|• Total||20.50 sq mi (53.10 km2)|
|• Land||19.89 sq mi (51.53 km2)|
|• Water||0.61 sq mi (1.58 km2)|
|Elevation||564 ft (172 m)|
|• Density||1,347.54/sq mi (520.28/km2)|
|Time zone||UTC−6 (CST)|
|• Summer (DST)||UTC−5 (CDT)|
|GNIS feature ID||2394626|
Edwardsville is a city located in, and is the county seat of, Madison County, Illinois, United States. As of the 2020 census, the population was 26,808. The city was named in honor of Ninian Edwards, then Governor of the Illinois Territory.
Southern Illinois University Edwardsville, the Edwardsville Arts Center, the Edwardsville Journal, the Madison County Record, and the Edwardsville Intelligencer are based here. Edwardsville High School and Metro-East Lutheran High School serve students in the area. Edwardsville also serves as the headquarters for Prairie Farms Dairy, one of the largest dairy cooperatives in the United States and ranked in the top 10 of the largest privately-held companies in the St. Louis region.
Edwardsville is a part of Southern Illinois and the Metro East region within Greater St. Louis, located 18 miles (29 km) northeast of downtown St. Louis. It is part of the Edwardsville School District, which also includes the villages of Glen Carbon, Hamel and Moro, as well as the township areas around them.
Edwardsville was incorporated in 1818. The first European-American settler was Thomas Kirkpatrick, who came in 1805, laid out a community, and served as the Justice of the Peace. He named the community after his friend Ninian Edwards, then territorial governor of Illinois. (Illinois did not become a state until 1818.) The Edwards Trace, a key trail in the settlement of Central Illinois, used Edwardsville as a northward launching point.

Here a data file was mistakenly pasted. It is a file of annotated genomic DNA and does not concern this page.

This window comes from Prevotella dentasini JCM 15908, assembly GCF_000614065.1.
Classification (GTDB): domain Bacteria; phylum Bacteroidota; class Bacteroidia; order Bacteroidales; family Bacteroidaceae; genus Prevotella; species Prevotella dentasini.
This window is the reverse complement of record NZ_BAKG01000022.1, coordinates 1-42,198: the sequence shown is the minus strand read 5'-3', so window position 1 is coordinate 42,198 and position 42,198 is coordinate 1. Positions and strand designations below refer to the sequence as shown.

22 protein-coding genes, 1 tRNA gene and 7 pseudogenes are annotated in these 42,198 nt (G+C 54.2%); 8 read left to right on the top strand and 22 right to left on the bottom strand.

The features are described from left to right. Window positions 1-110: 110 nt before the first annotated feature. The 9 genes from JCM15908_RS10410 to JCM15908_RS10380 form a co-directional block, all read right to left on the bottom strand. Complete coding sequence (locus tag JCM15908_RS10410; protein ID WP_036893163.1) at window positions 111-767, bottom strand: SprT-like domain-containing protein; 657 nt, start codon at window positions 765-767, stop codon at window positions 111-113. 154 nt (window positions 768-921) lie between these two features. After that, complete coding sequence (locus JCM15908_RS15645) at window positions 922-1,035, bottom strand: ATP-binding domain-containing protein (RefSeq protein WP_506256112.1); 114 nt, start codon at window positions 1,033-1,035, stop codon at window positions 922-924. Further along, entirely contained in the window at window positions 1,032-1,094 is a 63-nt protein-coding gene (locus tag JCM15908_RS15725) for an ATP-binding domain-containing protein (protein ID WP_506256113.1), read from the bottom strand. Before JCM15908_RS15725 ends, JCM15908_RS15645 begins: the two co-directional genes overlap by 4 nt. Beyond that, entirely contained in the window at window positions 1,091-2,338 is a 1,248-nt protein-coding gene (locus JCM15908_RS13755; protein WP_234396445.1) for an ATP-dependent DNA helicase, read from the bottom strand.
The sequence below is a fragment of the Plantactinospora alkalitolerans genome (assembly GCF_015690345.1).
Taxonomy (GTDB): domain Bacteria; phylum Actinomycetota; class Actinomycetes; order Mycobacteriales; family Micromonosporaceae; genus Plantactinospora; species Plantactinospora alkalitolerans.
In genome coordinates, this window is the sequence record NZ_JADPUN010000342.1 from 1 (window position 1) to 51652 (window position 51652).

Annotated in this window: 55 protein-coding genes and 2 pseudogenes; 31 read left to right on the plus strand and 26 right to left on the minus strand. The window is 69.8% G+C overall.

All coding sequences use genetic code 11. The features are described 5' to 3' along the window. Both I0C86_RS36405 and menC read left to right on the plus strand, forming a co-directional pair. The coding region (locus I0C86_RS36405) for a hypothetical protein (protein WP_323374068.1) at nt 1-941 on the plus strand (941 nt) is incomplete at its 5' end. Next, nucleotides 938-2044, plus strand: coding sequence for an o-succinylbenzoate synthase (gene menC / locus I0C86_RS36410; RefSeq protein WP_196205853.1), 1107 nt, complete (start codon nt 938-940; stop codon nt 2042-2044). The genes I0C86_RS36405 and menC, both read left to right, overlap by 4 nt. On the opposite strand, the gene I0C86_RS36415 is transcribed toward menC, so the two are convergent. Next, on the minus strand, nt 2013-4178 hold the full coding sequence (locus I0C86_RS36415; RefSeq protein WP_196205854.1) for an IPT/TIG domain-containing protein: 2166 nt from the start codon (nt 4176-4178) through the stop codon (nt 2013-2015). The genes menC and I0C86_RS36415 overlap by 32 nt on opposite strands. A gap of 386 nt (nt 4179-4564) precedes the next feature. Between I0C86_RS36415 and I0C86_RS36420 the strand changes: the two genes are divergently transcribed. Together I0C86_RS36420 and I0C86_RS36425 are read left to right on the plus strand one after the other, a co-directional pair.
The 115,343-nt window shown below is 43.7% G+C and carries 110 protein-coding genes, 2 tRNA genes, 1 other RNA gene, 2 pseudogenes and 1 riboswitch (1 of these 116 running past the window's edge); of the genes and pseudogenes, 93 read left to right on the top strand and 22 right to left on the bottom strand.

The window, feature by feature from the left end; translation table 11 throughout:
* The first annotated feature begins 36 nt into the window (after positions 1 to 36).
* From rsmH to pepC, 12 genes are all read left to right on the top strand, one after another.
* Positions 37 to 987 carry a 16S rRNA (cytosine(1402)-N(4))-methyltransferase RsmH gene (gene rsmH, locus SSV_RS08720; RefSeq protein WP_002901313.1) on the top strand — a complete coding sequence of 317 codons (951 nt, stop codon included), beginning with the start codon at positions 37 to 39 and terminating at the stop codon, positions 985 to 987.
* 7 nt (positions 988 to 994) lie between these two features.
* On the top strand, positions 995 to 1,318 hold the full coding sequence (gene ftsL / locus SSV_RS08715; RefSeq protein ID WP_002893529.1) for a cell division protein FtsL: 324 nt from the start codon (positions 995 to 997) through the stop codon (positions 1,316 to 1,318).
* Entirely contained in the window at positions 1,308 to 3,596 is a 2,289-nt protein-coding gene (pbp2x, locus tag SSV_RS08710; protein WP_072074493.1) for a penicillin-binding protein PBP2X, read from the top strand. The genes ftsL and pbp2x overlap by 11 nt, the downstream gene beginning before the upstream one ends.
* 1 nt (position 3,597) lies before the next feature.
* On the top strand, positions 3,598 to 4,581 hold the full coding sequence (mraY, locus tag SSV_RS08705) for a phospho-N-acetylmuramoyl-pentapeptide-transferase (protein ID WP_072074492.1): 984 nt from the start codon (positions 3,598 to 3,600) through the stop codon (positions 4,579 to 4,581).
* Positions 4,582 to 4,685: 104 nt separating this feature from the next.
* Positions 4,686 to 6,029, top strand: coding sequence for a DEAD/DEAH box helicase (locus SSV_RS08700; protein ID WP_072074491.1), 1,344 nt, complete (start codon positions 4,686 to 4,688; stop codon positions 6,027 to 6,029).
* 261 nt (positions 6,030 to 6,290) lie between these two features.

In 1868 The Bank of Edwardsville was founded. It was purchased by Champaign, Illinois-based Busey Bank in 2019.
In 1890, St. Louis industrialist N.O. Nelson chose a tract of land just south of Edwardsville to build plumbing factories. He also built a model workers' cooperative village called Leclaire. He offered workers fair wages with reasonable working hours and a share of the profits. He named the village in honor of the French economist Edme-Jean Leclaire. The village also provided educational and recreational opportunities and made it financially possible for anyone to own a home. Unlike company towns such as Pullman near Chicago, the welfare and quality of life for the workers and their families was a major concern.
In 1934, the Village of Leclaire was incorporated into the City of Edwardsville. The area has a lake and park, baseball field, and the Edwardsville Children's Museum in the former Rudolph D. Specht memorial schoolhouse. Several Nelson factory buildings were renovated and adapted for use as the historic N. O. Nelson Campus of Lewis and Clark Community College. The recognized Historic District has been listed on the National Register of Historic Places.
Each year on the third Sunday in October, the Friends of Leclaire host the annual Leclaire Parkfest with food, live heritage music, historic displays & tours, artisans, children's activities, a book sale, and more.
In 1983, Edwardsville's historic Saint Louis Street was also listed on the National Register of Historic Places. Dating back to 1809, this Historic District has a mile-long visual landscape. More than 50 historic homes date from the middle 19th century to early 20th century. The protection and preservation of Saint Louis Street is overseen by the Historic Saint Louis Street Association.
Five Illinois governors came from Edwardsville: namesake Ninian Edwards, who became a territorial governor in 1809 and later served as governor from 1826 to 1830; Edward Coles, elected in 1822 and a strong opponent of slavery; John Reynolds, governor from 1830 to 1834; Thomas Ford, governor from 1842 to 1846; and Charles Deneen, governor from 1909 to 1913.